Why a trip to SV specifically? Among the many reasons, there was the hope that, in SV, we would find early adopters for our technology product more easily. It took us a dozen meetings to finally realize that this wasn't true, and we didn't find people to be particularly more tech-savvy in SV — at least in comparison to Paris, London and Dublin which are the European cities I know the most.
I totally disagree with this. Having lived in London myself and now moving to the bay area, it's not that whether people are tech-savvy, but rather willing to spend time on something that may fail. This is what makes the SV gold. I found that culturally (specifically in London) that Brits wait until high tech get's proven in US markets and then they are willing to adopt it themselves. People "can't be bothered" to waste their time on technology that's not proven. Obviously YMMV, but this was my experience after working and building businesses there for 3 years.
That being said, you've already proven that people do want this product/service in large markets. All you really need to break into the US market is someone with industry knowledge and voila, you will have sales.
Note - I do find places like Stockholm and Berlin are also great places where early tech evangelists can be found in Europe.
In NYC, I take a lot of meetings (more than 5 a week on average), but rarely need to spend more than 30 minutes in transit. I'd guess the average is closer to 15.
Digital Guru Bookstore (and Madhuban has a great Indian buffet almost next door);
Weird Stuff Warehouse (be sure to go in the back room);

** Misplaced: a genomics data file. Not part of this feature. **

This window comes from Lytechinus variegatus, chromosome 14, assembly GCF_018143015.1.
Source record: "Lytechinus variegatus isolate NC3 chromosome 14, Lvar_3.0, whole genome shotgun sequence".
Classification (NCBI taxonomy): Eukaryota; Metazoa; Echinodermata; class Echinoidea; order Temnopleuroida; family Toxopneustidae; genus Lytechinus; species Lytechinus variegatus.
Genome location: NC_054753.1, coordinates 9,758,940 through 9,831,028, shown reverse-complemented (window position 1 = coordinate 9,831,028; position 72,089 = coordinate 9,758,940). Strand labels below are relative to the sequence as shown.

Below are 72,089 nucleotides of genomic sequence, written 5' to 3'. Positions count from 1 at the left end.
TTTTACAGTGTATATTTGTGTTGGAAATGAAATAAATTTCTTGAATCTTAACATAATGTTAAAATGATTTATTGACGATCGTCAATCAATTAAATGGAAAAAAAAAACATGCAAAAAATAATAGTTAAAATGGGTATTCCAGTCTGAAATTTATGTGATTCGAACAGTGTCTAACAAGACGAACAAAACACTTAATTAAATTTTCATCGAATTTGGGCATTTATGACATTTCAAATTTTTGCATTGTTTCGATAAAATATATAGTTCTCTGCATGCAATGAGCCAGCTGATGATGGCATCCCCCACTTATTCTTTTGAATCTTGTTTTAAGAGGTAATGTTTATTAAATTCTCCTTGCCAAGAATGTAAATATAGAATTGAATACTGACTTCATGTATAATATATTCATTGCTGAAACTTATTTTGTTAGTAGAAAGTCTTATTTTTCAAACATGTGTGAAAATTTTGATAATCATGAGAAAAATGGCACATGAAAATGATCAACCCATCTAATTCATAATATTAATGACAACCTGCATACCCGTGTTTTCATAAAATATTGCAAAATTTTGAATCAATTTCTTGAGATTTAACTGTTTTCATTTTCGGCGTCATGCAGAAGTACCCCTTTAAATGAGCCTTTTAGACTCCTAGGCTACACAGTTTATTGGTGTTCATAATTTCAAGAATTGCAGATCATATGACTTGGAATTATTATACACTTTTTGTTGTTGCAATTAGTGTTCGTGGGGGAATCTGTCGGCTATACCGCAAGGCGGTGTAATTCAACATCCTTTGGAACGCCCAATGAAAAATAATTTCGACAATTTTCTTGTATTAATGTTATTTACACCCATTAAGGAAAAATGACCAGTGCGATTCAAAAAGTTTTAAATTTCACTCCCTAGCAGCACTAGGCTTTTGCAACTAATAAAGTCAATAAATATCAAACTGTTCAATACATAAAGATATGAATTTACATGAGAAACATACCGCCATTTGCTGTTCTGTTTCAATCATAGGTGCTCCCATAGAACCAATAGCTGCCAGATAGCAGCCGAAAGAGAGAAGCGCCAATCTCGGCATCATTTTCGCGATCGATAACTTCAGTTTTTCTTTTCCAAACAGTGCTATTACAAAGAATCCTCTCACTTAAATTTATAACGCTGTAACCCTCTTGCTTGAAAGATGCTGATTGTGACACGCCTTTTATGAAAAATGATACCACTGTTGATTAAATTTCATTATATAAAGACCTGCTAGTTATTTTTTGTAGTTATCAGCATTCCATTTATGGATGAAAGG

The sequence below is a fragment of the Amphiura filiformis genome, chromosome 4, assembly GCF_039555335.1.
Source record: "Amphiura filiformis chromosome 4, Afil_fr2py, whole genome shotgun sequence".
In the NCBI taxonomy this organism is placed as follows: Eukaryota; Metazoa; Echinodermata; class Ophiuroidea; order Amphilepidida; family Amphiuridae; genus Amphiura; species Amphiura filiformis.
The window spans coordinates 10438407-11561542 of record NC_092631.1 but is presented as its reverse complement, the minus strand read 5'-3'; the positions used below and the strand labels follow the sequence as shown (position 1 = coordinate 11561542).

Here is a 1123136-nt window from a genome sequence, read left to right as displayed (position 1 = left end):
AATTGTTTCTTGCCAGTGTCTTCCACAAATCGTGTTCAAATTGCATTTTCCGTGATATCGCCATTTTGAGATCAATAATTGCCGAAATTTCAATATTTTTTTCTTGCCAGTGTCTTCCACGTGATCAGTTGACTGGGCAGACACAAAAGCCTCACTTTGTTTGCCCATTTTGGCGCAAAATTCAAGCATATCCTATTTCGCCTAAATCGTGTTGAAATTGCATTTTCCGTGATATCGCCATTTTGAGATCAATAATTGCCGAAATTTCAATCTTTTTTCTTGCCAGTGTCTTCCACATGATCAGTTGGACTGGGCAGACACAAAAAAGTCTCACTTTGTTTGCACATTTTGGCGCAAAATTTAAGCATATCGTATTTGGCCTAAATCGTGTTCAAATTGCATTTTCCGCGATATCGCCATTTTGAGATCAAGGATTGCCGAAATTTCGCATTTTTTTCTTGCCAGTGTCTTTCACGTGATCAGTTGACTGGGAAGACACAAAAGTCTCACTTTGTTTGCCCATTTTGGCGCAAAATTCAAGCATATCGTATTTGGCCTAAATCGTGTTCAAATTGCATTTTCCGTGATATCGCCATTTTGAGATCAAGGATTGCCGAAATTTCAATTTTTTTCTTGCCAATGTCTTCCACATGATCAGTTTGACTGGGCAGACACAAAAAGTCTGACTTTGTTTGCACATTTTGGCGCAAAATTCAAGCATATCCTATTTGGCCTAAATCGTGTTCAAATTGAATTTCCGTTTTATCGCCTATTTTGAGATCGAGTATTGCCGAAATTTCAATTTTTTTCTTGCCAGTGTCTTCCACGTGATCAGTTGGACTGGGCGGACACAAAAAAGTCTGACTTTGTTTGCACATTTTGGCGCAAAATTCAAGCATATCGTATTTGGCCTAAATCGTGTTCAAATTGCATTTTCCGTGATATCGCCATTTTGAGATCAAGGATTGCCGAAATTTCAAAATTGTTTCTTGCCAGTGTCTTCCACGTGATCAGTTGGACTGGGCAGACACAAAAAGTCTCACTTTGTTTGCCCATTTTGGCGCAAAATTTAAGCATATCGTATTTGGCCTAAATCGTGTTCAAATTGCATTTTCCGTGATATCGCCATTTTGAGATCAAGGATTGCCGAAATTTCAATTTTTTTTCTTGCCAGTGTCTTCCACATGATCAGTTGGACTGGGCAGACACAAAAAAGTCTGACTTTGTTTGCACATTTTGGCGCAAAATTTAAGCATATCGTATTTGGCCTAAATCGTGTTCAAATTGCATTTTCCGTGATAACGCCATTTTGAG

and there's a Fry's is close to those 2
Then slightly distant from those:
Unix Surplus (tell them Hacker News sent you and you might get a used hard disk or GBIC as a door prize, or ping me and I'll organize a time for a geek tour)
I'd also recommend Halted off of Central Expressway in Sunnyvale. It looks like Haltek in Mountain View closed some time ago...
No doubt a little of all of these things. But Americans in general try to be helpful. If anything, people in the Bay area are a little more stand-offish, although this is not taken to an extreme. The helpfulness only extends so far for strangers (and even close friends) -- there often comes a point where people start to get a little impatient. This helpfulness is to be contrasted with the superb hospitality shown in some parts of the world. Americans are helpful but not very hospitable. Be prepared to fend for yourself here for anything beyond the basics.
Could be that you were meeting with the wrong people - those with the time on their hands to meet over what is frankly a very unlikely opportunity for them (if you're based in France, and they do Realty in SF/SV etc) or are having to be so opportunistic are probably not the people who are going to be the best placed to help you. Those that can make that golden connection, have they key knowledge or can make something happen may be simply too busy to meet someone without a strong endorsement within their network.
I wouldn't tarnish all of SV as being "not tech savvy" simply from the bench of folks who would take a meeting like this.
Then I wouldn't get cheesed off when I clicked on it, because I wouldn't click on it.
(Oh look, it happened while I was posting! Thank you Intarweb Gods).
Is it ok to change a title after the link has been posted?
not sure if "don't waste your time" is an american idiom or not
it comes off as "don't bother" which I don't think is what you're trying to convey
I guess it's somewhat fashionable to suggest that the industry you're targeting isn't tech-savvy, but I don't see how anyone with knowledge of the market can credibly suggest that this is the case with real estate.
Many of them still write property descriptions as if they're paying by the letter in a dead tree publication - "2bdrms, 3bthrooms&snny blcny", randomly interspersed with lines like "this exciting property features exciting features like a sunny sunroof and utilities are included." Some of them are not just un-techsavvy, they're nearly illiterate.
You should consider that "knows how to use WordPress" is not the litmus test of tech savvy. There are a good number of folks out there who have made millions online who probably don't have any experience with a CMS.
Bad link baiting title.